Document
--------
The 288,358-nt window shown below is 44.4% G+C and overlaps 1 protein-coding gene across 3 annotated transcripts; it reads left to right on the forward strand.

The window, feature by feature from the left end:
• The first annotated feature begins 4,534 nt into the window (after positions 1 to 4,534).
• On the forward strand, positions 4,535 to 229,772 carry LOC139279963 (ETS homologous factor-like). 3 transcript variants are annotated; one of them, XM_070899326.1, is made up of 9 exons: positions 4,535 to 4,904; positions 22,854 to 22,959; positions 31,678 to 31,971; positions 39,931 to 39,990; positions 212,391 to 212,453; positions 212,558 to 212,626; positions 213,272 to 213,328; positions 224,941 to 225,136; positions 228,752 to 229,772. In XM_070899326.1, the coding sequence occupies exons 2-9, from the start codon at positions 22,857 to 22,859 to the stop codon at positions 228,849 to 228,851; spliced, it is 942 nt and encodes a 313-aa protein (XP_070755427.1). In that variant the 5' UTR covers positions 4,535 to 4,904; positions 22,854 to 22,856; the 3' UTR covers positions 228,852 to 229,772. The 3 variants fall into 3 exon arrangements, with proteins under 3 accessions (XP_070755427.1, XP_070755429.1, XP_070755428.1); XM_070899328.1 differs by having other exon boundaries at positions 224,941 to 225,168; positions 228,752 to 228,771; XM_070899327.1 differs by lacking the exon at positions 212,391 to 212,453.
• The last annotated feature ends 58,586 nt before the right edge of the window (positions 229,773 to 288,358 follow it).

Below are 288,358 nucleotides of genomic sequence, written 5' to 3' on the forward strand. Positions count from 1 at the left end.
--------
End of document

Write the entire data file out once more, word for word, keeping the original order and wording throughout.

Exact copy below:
The 288,358-nt window shown below is 44.4% G+C and overlaps 1 protein-coding gene across 3 annotated transcripts; it reads left to right on the forward strand.

The window, feature by feature from the left end:
• The first annotated feature begins 4,534 nt into the window (after positions 1 to 4,534).
• On the forward strand, positions 4,535 to 229,772 carry LOC139279963 (ETS homologous factor-like). 3 transcript variants are annotated; one of them, XM_070899326.1, is made up of 9 exons: positions 4,535 to 4,904; positions 22,854 to 22,959; positions 31,678 to 31,971; positions 39,931 to 39,990; positions 212,391 to 212,453; positions 212,558 to 212,626; positions 213,272 to 213,328; positions 224,941 to 225,136; positions 228,752 to 229,772. In XM_070899326.1, the coding sequence occupies exons 2-9, from the start codon at positions 22,857 to 22,859 to the stop codon at positions 228,849 to 228,851; spliced, it is 942 nt and encodes a 313-aa protein (XP_070755427.1). In that variant the 5' UTR covers positions 4,535 to 4,904; positions 22,854 to 22,856; the 3' UTR covers positions 228,852 to 229,772. The 3 variants fall into 3 exon arrangements, with proteins under 3 accessions (XP_070755427.1, XP_070755429.1, XP_070755428.1); XM_070899328.1 differs by having other exon boundaries at positions 224,941 to 225,168; positions 228,752 to 228,771; XM_070899327.1 differs by lacking the exon at positions 212,391 to 212,453.
• The last annotated feature ends 58,586 nt before the right edge of the window (positions 229,773 to 288,358 follow it).

Below are 288,358 nucleotides of genomic sequence, written 5' to 3' on the forward strand. Positions count from 1 at the left end.